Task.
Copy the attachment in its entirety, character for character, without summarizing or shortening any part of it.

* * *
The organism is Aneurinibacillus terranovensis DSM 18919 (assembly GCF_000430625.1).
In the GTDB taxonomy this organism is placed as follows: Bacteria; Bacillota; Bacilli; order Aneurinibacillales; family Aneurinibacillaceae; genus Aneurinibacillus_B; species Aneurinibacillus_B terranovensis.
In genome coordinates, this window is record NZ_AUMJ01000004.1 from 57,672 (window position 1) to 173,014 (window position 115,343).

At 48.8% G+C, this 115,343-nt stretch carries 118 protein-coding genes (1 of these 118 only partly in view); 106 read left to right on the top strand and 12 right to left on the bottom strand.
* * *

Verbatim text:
The organism is Aneurinibacillus terranovensis DSM 18919 (assembly GCF_000430625.1).
In the GTDB taxonomy this organism is placed as follows: Bacteria; Bacillota; Bacilli; order Aneurinibacillales; family Aneurinibacillaceae; genus Aneurinibacillus_B; species Aneurinibacillus_B terranovensis.
In genome coordinates, this window is record NZ_AUMJ01000004.1 from 57,672 (window position 1) to 173,014 (window position 115,343).

At 48.8% G+C, this 115,343-nt stretch carries 118 protein-coding genes (1 of these 118 only partly in view); 106 read left to right on the top strand and 12 right to left on the bottom strand.